Before the heritage rework and painting of the station, 3801 was doing the honours on a tour train on a wet day 

In 2020, I had measured, and photographed the platform awning

This last image shows the orientation for the end of the platform awning, and the iron work

I provided those measurements and pictures to Ross Balderson, who had earlier offered to draw them up in Corel draw.  In February last year, Ross asked that I bring the partially constructed station to an NMRA meeting over in Canberra, where he could test the drawing against the model.  Most worked out, except for the dimension across the gable walls on the platform.  It turned out that I had mismeasured by 2mm.  The 2mm compounded out to almost 1cm across the entire platform length.  Fixing this in Corel was straight forward.  Ross then used his connections, and after a process taking about 6 months, the etches arrived.

It was with some tripidation to find out if the platform etches actually fitted.  Ross had designed the etch to be joined in 2 places to get the full width - which worked well.

Placing the etches on the platform to check what modification was needed.

To my absolute relief, the fit was near perfect.  Parts aligned correctly.  The only modification was a small extra length on the ends of the long etch - and this was there just in case.

Perhaps I am being dramatic, but knowing how many measurement compromises, and scale reductions I had done to make the main station, having the etches fit was a minor miracle. 

Assembled into the frame. 

Ross had etched the brackets, but not the extension on top of the bracket. (see the prototype picture above)  This was my fault in not providing Ross with that information.  Not a big issue, I found a 1mm square brass rod in my stash, and soldered it to the bracket.  It will be trimmed shortly.  Repeat for all 12 brackets

Modified brackets soldered to the main etch with low melt (144C) solder.  (Flash photography shows a shadow)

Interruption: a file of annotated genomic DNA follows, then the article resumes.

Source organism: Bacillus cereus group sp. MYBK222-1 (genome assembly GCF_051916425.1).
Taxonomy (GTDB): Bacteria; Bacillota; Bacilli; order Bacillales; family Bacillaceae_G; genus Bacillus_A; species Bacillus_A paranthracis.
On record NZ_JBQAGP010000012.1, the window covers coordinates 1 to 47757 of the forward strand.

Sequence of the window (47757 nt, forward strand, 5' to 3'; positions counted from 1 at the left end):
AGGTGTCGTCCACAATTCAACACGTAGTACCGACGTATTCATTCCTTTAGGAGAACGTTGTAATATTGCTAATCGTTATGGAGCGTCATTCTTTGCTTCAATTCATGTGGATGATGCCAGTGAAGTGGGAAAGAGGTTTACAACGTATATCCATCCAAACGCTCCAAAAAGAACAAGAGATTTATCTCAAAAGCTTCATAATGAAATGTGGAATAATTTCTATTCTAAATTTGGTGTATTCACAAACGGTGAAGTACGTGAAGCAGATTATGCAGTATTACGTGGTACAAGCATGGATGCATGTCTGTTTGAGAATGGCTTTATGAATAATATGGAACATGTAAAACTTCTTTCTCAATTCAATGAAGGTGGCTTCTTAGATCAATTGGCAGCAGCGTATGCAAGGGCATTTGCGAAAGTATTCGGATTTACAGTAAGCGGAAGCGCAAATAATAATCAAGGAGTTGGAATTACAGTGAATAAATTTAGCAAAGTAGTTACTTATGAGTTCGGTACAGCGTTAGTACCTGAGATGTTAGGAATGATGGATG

To add some strength, as well as providing an edge for the later styrene, an "L" shaped brass shape was soldered to the bracket extensions again with low-melt (144C) solder

To locate the pole bases, the etched brass "pins" were positioned over the styrene pole bases, made earlier

Posts added to the fret, again with low melt solder.  Note the styrene posts on the station walls - in roughly the same location as the prototype picture (above)

I used a post-it note template to check the awning end, as well as a pattern for the styrene.

The awning is made from styrene.  The wall support spaced with 0.080 spacers, and will be held in place with bluetac, whilst small screws are fitted to enable later removal.  The styrene resting on the brass bracket already has the guttering.

The first section of corrugated styrene cut and fitted.  

Awaiting painting. 
A steel train passed Wagga in 2016.  Picture taken from the footbridge.  Very close to the angle with my model picture.

A couple of extra shots of my model, better showing the roadside view

I am tickled pink to get to this point. all the major construction is now compete. 

Next stage of the station build is the painting.  I have already made a start, but I will leave that for my next blogpost.

Stay safe, and build a model or two.

Until next time